Well firstly all of the individuals I worked with have little to no knowledge or understanding of the English language, so I relied on my main contact and his associates to interpret the conversation, my intentions and directions I may have given. All of the subjects were generally friendly, welcoming and very cooperative and in fact that took me by surprise. Before meeting with any of the doctors I wasn’t sure whether to expect elaborate tribal body painting, garments or masks. In actual fact, they looked and behaved like everyone else around and in the slums of Uganda. This is one of the reasons the project is called what it is; these people and their patients have entirely embraced modern life having left the tribes from Eastern Uganda, whilst still holding on to these ancient beliefs and practices.

Alternative medicine such as Aryurveda and Traditional Chinese Medicine are gaining more scientific credibility. I’m curious about the healing methods practiced by the witch doctors, what was it like and how effective did you think it was?
With each of the doctors there were very clear ways of connecting with the spirits, this would either be through fire, smoke and/or by smoking a pipe which would either contain dried raw tobacco leaf or other herbs and plants. Whatever the issue was with the patient the spirits must be contacted and engaged with in order to seek the correct treatment. In Uganda it’s not as simple as calling these people witch doctors, yes their beliefs all resonate from similar spiritual beliefs but each one has their own practice and means of making money. One of my subjects, Lukaata Edward, I would refer to as more of a herbalist. He had a shop front where different plants, herbs and paraphernalia could be bought. In contrast, Mr Mukose and Mr Tenwa operated from offices, or if you like surgeries, in slums that were more central in Kampala and then return to the slums on the outskirts of the city where they live. These doctors were purely practitioners who informed me that they treat vasts amount of people for a range of issues and these were dealt with by contacting the spirits and treated with potions and/or actions with an example being animal sacrifice.

In Uganda the government medical offices are collaborating with some of these individuals but more so with the herbalists as there are statistics that show herbal medicine in a lot of cases does in fact help towards a persons well-being, whether they are suffering from a physical or mental issue. In my opinion, the government recognises the fact that even in the city of Kampala tribal beliefs and social order are still very much in line with tribal practices, therefore people have far more faith in the local herbalists and witch doctors within their community compared to Western medical treatments. By working with these traditional healers, modern medicine can be introduced and encouraged with out so much skepticism. However this gap of knowledge is still strikingly vast and the people of Kampala struggle to realise the benefits of modern medicine when they still fully believe in the spirits. This whole re-education is increasingly muddled by tribal witch doctors now entering and practising black magic in local churches. In order to keep their position as a local healer they have learnt and are learning to align themselves with beliefs brought in since colonial times, missionaries and Christian based NGOs.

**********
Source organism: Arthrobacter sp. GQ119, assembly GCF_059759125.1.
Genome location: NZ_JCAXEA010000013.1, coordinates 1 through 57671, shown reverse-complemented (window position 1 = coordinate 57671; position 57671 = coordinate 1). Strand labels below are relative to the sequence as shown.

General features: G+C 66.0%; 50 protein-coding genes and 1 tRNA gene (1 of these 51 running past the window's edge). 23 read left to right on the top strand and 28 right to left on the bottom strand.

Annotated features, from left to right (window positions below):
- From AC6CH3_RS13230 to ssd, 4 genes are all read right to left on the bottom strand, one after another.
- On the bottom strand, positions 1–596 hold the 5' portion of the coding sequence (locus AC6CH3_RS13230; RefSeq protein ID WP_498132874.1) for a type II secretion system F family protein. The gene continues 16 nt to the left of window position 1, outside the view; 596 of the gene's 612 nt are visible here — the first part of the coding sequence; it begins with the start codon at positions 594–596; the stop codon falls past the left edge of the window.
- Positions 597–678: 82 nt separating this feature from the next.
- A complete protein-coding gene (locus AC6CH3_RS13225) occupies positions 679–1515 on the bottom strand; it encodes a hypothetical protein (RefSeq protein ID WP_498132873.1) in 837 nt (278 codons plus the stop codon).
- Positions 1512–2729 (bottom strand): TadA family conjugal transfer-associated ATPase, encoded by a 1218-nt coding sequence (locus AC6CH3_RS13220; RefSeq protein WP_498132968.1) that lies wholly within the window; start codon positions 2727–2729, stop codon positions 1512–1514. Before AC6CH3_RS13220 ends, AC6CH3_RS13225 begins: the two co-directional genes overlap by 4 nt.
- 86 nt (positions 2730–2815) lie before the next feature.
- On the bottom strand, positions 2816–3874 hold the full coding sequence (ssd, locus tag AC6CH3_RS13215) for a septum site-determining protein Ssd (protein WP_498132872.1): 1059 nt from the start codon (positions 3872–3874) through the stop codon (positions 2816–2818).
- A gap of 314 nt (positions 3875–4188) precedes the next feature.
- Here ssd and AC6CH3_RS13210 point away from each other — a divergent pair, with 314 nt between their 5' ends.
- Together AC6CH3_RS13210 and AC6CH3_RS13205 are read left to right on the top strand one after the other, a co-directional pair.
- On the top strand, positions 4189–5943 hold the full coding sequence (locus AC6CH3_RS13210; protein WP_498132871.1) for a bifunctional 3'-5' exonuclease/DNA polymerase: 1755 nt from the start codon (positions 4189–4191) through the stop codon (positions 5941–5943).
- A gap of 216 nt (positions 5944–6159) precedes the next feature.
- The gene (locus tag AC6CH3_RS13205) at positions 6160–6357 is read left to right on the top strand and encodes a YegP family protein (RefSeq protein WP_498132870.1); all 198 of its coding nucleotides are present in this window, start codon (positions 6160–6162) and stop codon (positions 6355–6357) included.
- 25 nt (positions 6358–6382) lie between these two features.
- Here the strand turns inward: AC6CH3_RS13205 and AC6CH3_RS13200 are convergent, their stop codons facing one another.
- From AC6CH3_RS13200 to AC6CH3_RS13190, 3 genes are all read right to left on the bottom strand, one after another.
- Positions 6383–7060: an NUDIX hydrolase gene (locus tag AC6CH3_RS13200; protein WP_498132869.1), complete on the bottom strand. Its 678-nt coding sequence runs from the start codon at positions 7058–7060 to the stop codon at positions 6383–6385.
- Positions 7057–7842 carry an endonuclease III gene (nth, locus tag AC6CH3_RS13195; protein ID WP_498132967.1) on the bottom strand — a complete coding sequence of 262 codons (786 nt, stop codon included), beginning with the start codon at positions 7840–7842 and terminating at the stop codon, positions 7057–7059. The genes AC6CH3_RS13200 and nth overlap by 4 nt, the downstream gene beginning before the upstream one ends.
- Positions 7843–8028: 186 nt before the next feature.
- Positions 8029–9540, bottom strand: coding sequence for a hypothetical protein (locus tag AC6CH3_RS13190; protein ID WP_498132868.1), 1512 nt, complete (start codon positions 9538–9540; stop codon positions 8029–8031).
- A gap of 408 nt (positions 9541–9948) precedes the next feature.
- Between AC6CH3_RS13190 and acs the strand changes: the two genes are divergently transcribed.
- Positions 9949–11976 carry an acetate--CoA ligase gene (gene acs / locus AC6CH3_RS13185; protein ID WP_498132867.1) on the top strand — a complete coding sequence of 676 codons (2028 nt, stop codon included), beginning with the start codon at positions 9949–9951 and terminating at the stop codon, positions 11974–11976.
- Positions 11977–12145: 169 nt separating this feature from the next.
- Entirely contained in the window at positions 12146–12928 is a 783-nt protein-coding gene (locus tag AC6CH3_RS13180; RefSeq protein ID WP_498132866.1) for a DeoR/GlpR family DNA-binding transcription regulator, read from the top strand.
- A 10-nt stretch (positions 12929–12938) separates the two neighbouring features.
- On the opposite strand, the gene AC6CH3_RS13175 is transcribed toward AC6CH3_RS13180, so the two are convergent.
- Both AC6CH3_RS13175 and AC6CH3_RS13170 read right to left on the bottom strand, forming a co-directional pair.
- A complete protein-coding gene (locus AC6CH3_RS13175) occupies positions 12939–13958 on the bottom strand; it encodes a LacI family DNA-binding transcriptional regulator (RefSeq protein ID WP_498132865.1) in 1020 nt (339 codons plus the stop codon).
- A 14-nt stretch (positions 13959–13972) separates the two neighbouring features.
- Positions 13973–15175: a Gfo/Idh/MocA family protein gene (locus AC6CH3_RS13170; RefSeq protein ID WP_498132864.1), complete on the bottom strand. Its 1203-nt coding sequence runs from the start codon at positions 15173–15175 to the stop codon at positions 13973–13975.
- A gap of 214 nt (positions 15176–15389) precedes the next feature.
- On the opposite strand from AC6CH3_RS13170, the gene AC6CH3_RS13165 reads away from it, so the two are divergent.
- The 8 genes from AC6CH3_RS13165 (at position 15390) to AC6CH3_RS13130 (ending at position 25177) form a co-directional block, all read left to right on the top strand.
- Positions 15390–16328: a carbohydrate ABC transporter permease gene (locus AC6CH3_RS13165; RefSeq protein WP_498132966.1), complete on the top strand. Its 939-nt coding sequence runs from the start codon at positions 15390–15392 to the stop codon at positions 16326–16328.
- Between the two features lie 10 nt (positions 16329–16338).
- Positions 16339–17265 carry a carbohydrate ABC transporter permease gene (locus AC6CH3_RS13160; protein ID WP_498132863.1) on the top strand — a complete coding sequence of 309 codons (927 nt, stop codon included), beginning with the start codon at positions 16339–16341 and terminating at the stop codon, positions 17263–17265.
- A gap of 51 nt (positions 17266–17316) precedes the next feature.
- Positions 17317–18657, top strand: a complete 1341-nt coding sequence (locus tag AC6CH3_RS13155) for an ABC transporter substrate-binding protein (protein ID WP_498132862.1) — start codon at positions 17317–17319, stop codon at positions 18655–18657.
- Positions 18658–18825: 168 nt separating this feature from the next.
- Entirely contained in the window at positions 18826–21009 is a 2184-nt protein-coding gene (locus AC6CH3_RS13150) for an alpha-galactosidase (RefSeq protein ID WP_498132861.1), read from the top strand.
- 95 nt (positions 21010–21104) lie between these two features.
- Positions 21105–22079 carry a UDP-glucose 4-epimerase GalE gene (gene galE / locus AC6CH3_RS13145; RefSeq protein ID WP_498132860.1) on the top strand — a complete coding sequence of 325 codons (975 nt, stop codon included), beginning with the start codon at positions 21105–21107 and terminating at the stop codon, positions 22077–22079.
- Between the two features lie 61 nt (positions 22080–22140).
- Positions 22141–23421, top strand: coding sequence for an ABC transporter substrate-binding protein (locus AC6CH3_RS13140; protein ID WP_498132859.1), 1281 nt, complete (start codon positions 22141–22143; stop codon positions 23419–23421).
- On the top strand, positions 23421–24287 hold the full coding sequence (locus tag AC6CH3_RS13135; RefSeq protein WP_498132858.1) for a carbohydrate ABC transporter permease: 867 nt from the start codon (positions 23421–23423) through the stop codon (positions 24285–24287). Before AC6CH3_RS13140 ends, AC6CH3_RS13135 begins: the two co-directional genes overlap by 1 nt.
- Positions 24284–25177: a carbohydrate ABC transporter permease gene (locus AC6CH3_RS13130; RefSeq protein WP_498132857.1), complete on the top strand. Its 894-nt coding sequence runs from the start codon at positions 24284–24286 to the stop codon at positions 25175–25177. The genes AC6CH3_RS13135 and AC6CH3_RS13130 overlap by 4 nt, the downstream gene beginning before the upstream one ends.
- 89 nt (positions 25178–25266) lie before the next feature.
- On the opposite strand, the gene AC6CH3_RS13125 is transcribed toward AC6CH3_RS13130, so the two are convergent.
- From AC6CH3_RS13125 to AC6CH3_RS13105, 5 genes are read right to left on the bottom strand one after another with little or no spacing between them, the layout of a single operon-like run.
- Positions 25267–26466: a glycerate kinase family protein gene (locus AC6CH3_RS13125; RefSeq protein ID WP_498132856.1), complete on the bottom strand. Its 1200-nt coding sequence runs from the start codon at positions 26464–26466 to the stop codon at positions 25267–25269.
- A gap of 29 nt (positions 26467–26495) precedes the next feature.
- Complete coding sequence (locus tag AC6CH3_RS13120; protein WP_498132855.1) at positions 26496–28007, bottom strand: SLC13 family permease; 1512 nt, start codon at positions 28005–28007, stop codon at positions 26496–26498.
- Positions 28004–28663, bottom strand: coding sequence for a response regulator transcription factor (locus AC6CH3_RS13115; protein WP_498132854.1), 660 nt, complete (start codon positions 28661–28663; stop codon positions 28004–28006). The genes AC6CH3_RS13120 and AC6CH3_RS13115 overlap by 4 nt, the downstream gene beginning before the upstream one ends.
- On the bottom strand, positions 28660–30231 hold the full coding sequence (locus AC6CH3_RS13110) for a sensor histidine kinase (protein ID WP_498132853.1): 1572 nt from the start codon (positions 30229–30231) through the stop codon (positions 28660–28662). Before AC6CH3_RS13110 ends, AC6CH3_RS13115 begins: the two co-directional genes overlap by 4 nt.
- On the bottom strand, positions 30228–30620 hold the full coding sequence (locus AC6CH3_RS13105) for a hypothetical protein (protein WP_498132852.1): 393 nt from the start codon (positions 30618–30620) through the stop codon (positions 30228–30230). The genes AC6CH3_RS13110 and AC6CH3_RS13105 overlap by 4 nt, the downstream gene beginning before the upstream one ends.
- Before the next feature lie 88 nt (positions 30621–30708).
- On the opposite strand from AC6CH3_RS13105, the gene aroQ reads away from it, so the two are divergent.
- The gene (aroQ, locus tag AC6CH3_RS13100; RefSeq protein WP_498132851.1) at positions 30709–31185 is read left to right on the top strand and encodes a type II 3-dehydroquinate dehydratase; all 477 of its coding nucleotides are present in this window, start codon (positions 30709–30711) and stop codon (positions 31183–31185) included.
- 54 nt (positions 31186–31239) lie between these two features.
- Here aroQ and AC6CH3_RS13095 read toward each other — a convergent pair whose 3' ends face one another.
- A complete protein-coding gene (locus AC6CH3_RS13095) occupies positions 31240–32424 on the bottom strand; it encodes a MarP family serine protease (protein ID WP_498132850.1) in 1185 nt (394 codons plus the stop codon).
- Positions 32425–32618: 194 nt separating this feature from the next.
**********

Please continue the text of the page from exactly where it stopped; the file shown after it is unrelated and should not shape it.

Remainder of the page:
Apparently they can cure homosexuality too? How does that reflect on their local community and it’s views?
They can also apparently cure aids, sterility, depression and psychosis. All these beliefs in witch craft and spirits being able to cure diseases and illness’, and to suggest that something such as homosexuality can be cured rather then it being understood as a natural way of life clearly reflects a community that needs educating. Not only is it their roots in tribal lands but also the influence of certain denominations of Christianity that spread ridiculous thinking and not to mention years of living under a corrupt government. It is a sign that these people are misguided and although it seems wrong to force any country and state into modernisation, there must be responsibility taken to modernise peoples beliefs and ideals towards others. I truly believe Ugandans are kept in the dark politically, after all knowledge is power. A government would much rather the people were busy fighting among themselves whilst enforcing misguided laws rather then challenging and questioning the people in charge and the way they conduct the country’s business.

Photography equipment?
This project was shot using my 5x4 field camera, a Plaubel Makina W67 rangefinder along with a studio flash and various modifiers.

Any artist or photographers that inspire you right now?
Spencer Murphy, a photographer who won The Taylor Wessing Award 2013, is a favourite of mine at the moment. I love the style, tone and expression he conveys through his photography. Otherwise a longtime inspiration has to be Thomas Struth, again he has a great distinctive style but the main thing I love about his works are his later pieces which photograph large scenes with people in them. The subjects are actually staged even though they look incredibly natural, I’m very much interested in blurring the lines between reality/documenting and staging.

his website.

Interview #390: Lauren Field

19 year old photographer from Portland, USA. Currently based in New York City. Takes stunning portraits.

Lee Chang Ming: What’s been keeping you busy lately?
Lauren Field: I divide my time between school, writing, friends, frisbee, and of course photography. I’m looking forward to shooting at Sasquatch Music Festival in May. I am also planning a photo road trip this spring with friends, that we are hoping to get sponsored by a clothing company.

What do you like (or not like) about photography?
With Instagram and Flickr, I find myself saturated in images, many of which look the same. I’m conflicted — I love the inspiration social media provides, but I can feel it zapping my creativity at times.

Photography equipment?
I shoot exclusively film. 35mm color & b/w as well as impossible film polaroids.

What’s your favorite number?
12 is my favorite number.

Any artist or photographers that inspire you right now?
I am currently inspired by photographer Ryan McGinley, and all songs by The National.

Any new music to recommend?
Give Waxahatchee’s album Cerulean Salt a listen…I’m obsessed. It will be unlike anything you’ve ever heard.

her flickr and website.